My focus on the relationship between national identity and images started with my collaboration with the Alianza party’s 1997 campaign. There, once the celebrations of the campaign’s success were over, several important points occurred to me.
To start with, I had discovered what a symbol can provoke at a certain time, in a society that is willing to find new forms of representation and new significations of their identities and hopes. Consequently, as Foucault would put it, I found some sort of ability “to affect” the world inhabited by us from my work as a brand designer. I also found how I contributed to the socially “fortuitous finding of something that was not being looked for but which changes everything that came before and is to come”, as cleverly stated by the Dutch designer Gert Dumbar.
Second, I clearly discovered my own activity to be a complex and deep mystery yet to be fully understood.
Then, some questions came to me, such as: Are images likely to have an ideology? Can democratic identities possibly be designed? Furthermore, how can one be part of a whole like a nation and still respect the internal differences that live together in any sort of organization?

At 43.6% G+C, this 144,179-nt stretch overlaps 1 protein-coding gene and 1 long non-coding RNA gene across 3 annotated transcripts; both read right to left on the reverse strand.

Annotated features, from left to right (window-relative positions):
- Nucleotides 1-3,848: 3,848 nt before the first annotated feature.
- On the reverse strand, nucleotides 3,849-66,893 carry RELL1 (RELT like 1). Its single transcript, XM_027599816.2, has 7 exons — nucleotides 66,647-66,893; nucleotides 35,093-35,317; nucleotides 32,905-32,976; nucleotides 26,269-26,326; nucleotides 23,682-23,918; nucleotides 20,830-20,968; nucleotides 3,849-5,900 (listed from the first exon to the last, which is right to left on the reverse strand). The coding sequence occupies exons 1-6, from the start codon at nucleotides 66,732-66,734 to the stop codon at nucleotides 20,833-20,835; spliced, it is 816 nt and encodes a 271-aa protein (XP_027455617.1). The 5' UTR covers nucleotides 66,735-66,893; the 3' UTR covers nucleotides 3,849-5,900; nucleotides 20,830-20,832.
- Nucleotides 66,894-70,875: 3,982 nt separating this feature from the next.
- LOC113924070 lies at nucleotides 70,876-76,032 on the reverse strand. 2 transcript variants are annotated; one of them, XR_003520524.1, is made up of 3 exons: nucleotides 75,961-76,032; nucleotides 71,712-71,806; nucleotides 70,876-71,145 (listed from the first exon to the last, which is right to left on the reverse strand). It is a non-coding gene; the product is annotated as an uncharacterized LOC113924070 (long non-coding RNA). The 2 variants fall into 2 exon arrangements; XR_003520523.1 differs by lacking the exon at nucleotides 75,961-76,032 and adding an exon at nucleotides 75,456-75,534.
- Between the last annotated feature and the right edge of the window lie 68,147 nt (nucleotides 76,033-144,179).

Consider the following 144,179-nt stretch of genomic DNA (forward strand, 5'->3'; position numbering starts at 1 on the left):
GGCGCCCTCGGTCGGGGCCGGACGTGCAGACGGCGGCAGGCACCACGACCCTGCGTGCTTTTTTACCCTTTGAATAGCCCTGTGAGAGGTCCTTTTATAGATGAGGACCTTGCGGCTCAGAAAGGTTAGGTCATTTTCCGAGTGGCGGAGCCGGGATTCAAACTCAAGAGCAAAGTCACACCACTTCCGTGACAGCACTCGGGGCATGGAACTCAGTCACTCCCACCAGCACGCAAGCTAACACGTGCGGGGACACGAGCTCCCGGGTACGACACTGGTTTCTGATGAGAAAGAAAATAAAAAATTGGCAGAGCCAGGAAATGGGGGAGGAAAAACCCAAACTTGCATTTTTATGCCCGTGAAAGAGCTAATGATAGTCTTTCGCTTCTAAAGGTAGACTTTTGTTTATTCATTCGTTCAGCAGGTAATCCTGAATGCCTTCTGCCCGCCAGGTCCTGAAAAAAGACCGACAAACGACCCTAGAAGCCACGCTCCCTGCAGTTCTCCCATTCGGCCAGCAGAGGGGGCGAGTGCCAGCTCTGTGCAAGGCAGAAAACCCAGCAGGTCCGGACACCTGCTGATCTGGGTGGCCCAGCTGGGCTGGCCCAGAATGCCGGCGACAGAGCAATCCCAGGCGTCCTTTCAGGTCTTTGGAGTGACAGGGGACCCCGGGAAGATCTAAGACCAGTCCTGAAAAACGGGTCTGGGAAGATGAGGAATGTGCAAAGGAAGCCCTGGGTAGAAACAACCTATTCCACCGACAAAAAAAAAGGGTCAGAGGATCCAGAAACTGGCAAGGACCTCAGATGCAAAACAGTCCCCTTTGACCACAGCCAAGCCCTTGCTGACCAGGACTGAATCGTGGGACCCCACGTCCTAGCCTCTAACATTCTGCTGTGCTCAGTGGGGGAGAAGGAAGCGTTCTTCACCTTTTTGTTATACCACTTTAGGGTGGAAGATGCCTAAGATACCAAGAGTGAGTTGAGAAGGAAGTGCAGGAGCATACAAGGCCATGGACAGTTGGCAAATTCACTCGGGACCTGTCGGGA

Within this context, broad and deep questions addressing my worries and interests came up. I wondered if there were collective identities at all, and if so, if it were good for us to have them. The same question applied to the existence of institutions, especially national ones, and particularly if it is good to support the existence of a national identity.
In the face of these doubts, I first tried to continue with my studies. Nevertheless, design therories were not enough. I remembered at that point Johan Itten’s opinion about the matter. As a Bauhaus professor, he pointed out that theory is as useful to design as it is to driving a car to reach the horizon; the latter will always be out of reach, but the designer will get closer (Itten, 1997). However, I did not wanted to simply reach the horizon; I wanted to understand the horizon and understand why I should reach it and see if a last resort solution lay in taking on something else. In this sense, it seemed as if design could continue doing good things without my questions, but that I could not.
In this way, after accepting the margins of design, there came a second moment which was trying to locate the suitable branch of social sciences and to find the tools to face the actions demanded by my work. Therefore, would philosophy, psychology, sociology, anthropology, or history be the source of my answers? The response is that it would not just be one of these areas but all of them
All this made me understand that I needed to learn to speak the language of each of these disciplines to be able to listen to, understand and relate to the discourses that were necessary for me and my topic. I found that I had to surf over the different waves of the communication and image theories. This is why I did my PhD.
©Sebastian Guerrini, 2009